CM . . .
. Volume XI Number 3 . . . . October 1, 2004
The mythical village of Chelm, Poland, is again the site of Richard Ungar's third book about Rachel, a wise little girl who solves problems using common sense. Chelm, in Yiddish folklore, is a 19th century shtetl full of good-hearted souls who take things literally. This tongue-in-cheek tale is gently told and delivers a positive message in a kindly manner.
The modern-day equivalent of a Chelmer is Amelia Bedelia, so familiar to young children today. The people of Chelm want to convince the rest of the world they are not fools, and so they draw straws for representatives to go to the capital city of Warsaw. Of course, that means they all get out their drawing materials to see who can create the best art. Rachel's father, Simon, is chosen to lead the delegation and sets out with a horse and cart for the Big City. Rachel hides under a blanket and is only discovered when it is too late to return home.
When the group arrives in Warsaw, they are dumbstruck by the size of the buildings, the fancy fashions and the bustling marketplace. At first, they are sure that Chelm should adopt these new ways of doing things. But when Simon and his friends consider each idea, they conclude that none of them makes sense for their small town.
At the end of a long day, the delegation thinks it has failed to convince the world of Chelm's wisdom. Rachel suggests they can display their collective knowledge by adopting one good idea from Warsaw -- building a library. Simon, Izzie and Myriam are doubtful, but they return to Chelm with Rachel's proposal. She begins the library with one book, adds another and, of course, soon everyone in the town contributes a book. The library is built in the perfect spot, right around the community water pump, and so villagers visit often and read while they are waiting their turn for water.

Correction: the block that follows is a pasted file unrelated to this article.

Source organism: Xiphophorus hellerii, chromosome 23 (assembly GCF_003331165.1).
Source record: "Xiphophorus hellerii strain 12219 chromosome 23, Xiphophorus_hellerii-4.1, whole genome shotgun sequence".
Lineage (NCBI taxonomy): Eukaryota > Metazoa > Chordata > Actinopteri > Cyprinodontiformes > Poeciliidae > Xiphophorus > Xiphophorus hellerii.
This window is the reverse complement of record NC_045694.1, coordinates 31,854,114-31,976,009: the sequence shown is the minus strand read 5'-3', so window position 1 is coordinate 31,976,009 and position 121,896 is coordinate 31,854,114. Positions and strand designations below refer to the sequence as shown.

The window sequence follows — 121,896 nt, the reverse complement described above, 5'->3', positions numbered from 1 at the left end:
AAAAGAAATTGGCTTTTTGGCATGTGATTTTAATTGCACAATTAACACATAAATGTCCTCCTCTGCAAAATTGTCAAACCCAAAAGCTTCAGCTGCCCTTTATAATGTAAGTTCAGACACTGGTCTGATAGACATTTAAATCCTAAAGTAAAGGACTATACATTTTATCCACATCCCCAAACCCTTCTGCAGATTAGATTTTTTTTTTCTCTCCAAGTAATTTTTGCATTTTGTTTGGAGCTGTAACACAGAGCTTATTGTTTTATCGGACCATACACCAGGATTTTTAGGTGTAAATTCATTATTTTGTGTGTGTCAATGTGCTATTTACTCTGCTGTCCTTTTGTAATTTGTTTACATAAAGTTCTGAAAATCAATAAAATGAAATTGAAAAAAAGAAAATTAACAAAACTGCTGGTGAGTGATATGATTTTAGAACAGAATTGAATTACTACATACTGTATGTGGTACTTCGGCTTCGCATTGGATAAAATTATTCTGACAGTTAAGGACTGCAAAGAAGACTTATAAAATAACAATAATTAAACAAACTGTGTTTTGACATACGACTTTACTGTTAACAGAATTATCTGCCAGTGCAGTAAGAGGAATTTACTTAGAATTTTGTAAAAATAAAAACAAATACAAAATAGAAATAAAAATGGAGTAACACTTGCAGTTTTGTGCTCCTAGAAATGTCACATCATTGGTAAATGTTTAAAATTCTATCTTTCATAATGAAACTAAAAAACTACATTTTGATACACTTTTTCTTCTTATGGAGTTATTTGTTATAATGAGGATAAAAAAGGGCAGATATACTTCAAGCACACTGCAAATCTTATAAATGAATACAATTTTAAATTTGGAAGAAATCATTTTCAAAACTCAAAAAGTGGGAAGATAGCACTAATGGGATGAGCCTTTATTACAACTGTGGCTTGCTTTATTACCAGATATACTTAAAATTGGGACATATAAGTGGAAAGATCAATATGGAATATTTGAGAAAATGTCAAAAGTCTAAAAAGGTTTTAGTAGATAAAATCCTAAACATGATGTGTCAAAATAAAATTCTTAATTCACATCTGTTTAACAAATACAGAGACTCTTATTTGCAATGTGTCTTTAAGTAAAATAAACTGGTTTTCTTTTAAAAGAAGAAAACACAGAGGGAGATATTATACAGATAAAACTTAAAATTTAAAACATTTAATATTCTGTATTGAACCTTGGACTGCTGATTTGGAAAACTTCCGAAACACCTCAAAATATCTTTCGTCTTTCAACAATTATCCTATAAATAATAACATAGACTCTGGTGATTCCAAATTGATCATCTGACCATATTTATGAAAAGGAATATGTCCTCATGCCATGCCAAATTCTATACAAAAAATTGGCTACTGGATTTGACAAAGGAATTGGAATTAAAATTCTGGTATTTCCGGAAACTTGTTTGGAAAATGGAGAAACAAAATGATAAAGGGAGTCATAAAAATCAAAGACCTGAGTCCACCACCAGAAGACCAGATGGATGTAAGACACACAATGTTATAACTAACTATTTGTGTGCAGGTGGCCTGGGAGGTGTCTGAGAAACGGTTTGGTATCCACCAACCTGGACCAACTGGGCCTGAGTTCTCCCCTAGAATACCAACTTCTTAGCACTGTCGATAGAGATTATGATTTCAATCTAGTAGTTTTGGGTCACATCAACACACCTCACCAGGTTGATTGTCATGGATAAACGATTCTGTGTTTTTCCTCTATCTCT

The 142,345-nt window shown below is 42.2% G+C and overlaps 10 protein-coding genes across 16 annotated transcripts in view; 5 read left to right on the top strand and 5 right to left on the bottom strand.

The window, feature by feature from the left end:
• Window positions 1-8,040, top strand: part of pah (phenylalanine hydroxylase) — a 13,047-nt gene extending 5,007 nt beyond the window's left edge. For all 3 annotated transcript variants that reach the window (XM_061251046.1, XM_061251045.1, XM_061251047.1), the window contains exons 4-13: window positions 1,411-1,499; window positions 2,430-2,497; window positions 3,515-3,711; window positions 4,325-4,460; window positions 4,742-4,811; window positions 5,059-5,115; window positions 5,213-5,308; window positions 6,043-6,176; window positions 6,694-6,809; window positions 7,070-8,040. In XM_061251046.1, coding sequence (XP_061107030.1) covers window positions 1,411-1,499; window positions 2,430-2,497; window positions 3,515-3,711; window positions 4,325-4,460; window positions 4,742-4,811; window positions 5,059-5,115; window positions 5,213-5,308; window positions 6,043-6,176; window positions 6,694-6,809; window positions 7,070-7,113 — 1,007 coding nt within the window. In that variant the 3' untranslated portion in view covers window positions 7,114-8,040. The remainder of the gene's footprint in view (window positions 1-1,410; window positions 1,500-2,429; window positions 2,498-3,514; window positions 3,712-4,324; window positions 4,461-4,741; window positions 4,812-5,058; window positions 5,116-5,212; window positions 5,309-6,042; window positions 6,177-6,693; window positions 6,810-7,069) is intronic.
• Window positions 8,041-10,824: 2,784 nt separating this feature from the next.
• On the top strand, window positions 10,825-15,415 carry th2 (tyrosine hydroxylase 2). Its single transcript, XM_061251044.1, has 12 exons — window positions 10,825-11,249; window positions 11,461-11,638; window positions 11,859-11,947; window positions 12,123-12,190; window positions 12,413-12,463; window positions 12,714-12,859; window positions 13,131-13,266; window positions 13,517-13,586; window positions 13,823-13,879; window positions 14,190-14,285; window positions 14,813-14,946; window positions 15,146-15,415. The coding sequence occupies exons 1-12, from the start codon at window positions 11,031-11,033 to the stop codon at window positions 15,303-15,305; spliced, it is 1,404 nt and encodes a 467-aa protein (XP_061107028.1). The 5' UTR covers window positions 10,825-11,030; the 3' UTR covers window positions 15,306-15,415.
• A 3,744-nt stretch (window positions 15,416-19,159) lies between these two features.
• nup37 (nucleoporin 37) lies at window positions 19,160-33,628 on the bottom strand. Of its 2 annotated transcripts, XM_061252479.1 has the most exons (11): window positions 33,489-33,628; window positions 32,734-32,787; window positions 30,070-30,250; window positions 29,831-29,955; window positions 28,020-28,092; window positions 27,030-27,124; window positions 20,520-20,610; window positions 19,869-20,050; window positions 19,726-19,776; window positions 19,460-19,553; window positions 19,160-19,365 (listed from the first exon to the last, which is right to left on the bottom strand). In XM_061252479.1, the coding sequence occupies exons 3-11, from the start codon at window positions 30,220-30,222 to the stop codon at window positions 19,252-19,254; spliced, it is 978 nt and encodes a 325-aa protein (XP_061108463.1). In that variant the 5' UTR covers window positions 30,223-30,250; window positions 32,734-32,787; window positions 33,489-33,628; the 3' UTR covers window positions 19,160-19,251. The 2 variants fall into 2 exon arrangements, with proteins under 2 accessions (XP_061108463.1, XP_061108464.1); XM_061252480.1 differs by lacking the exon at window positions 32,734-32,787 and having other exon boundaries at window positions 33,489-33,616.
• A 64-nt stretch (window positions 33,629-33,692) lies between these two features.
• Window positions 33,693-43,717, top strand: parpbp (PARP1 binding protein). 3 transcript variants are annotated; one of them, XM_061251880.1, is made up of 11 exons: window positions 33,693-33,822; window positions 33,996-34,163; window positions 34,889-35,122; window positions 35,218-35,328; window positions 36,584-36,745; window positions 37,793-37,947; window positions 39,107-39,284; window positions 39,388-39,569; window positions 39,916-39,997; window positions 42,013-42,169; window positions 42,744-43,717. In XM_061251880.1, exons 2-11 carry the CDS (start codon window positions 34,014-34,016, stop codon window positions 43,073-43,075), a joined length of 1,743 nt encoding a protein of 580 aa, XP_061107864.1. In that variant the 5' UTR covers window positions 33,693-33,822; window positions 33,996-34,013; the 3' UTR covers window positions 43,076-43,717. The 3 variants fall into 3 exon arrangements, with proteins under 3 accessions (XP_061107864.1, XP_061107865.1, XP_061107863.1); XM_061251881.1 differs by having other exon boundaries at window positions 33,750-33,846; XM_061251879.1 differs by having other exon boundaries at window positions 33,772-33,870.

The story stumbles at the beginning. The villagers want to convince the world they are wise but send their delegation to Warsaw to "find a solution." Which is it? The delegation has no plan of action. Is it their intention to observe how others live and adopt their ways? Luckily, Rachel rescues the plot with her reminder that wise people read.
This is the best of the three books about Rachel. The wisdom of the Chelmers shines through, even if they don't know it. They live their lives in the best way for their own situation and embrace only ideas that will improve their rural village life.
Author Richard Ungar is also the illustrator and uses a style that is reminiscent of Marc Chagall, with crooked fence posts and skewed perspective. Bright reds, pinks, orange and other colours blanket the page in watercolour and pencil crayons. This is daring artwork, but it is startling to the eye. I found the smaller charcoal sketches above each page of text more appealing. Even so, there is a rough quality to the drawings, especially those of the human figure. It would be interesting to see how another illustrator such as Dusan Petricic might represent this story.
Nevertheless, Rachel's Library would be a wise purchase for sagacious parents, teachers and teacher-librarians.
Harriet Zaidman is a teacher-librarian in Winnipeg, MB.
on this title or this review, send mail to email@example.com.
Copyright © the Manitoba Library Association. Reproduction for personal
use is permitted only if this copyright notice is maintained. Any
other reproduction is prohibited without permission.
Copyright © the Manitoba Library Association. Reproduction for personal use is permitted only if this copyright notice is maintained. Any other reproduction is prohibited without permission.